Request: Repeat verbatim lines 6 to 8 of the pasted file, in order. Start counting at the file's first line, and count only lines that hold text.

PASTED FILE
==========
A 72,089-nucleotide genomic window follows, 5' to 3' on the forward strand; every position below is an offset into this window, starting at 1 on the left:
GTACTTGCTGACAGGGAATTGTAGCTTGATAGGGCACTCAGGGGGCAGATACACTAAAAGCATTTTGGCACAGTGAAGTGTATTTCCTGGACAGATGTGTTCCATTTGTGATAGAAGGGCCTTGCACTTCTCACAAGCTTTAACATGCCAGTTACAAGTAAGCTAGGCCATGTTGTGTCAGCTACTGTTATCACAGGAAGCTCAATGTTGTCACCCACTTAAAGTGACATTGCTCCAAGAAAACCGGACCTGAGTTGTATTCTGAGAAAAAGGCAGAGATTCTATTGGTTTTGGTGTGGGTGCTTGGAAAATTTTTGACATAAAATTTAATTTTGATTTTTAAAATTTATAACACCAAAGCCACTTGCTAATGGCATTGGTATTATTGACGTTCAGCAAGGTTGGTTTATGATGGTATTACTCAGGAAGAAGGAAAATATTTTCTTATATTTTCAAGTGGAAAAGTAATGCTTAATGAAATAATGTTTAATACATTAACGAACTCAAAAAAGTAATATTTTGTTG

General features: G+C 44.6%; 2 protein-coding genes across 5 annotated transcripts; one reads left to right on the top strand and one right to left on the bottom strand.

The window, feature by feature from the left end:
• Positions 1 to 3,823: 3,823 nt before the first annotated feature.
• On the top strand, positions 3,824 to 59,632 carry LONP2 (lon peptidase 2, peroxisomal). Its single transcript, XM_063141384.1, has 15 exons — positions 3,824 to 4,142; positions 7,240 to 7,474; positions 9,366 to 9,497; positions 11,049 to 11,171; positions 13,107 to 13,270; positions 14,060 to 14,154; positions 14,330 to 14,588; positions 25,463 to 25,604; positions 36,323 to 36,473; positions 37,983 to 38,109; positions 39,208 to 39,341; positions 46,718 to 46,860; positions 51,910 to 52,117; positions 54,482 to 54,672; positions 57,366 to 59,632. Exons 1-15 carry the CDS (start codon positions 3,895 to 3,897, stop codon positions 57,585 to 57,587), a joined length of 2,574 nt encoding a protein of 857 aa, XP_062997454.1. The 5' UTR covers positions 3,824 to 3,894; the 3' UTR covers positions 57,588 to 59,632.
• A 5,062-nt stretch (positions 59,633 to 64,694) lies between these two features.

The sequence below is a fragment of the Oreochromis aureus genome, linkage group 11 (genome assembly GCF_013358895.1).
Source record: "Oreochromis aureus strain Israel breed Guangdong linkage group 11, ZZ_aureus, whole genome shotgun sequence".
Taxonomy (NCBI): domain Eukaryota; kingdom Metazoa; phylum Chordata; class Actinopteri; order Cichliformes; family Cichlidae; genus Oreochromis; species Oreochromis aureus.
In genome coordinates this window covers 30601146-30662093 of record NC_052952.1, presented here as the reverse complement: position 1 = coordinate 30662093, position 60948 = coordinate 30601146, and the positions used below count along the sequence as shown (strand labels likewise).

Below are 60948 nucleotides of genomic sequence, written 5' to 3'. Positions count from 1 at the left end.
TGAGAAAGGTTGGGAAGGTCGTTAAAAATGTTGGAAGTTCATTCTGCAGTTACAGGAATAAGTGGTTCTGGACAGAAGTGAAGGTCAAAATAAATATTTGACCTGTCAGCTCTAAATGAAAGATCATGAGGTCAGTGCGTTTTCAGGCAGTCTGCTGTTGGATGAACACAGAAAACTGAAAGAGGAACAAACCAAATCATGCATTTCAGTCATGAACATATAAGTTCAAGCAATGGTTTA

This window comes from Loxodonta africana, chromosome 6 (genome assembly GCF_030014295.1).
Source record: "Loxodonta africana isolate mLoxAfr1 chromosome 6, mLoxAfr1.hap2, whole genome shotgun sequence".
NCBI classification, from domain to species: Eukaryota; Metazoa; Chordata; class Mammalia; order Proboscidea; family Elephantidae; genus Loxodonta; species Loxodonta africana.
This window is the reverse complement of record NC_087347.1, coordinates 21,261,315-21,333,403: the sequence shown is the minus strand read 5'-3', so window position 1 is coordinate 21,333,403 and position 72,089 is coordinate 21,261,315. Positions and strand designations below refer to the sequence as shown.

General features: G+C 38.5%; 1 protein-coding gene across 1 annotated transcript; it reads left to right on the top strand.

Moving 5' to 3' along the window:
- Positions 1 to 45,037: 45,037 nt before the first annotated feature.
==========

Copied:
• On the top strand, positions 3,824 to 59,632 carry LONP2 (lon peptidase 2, peroxisomal). Its single transcript, XM_063141384.1, has 15 exons — positions 3,824 to 4,142; positions 7,240 to 7,474; positions 9,366 to 9,497; positions 11,049 to 11,171; positions 13,107 to 13,270; positions 14,060 to 14,154; positions 14,330 to 14,588; positions 25,463 to 25,604; positions 36,323 to 36,473; positions 37,983 to 38,109; positions 39,208 to 39,341; positions 46,718 to 46,860; positions 51,910 to 52,117; positions 54,482 to 54,672; positions 57,366 to 59,632. Exons 1-15 carry the CDS (start codon positions 3,895 to 3,897, stop codon positions 57,585 to 57,587), a joined length of 2,574 nt encoding a protein of 857 aa, XP_062997454.1. The 5' UTR covers positions 3,824 to 3,894; the 3' UTR covers positions 57,588 to 59,632.
• A 5,062-nt stretch (positions 59,633 to 64,694) lies between these two features.

The sequence below is a fragment of the Oreochromis aureus genome, linkage group 11 (genome assembly GCF_013358895.1).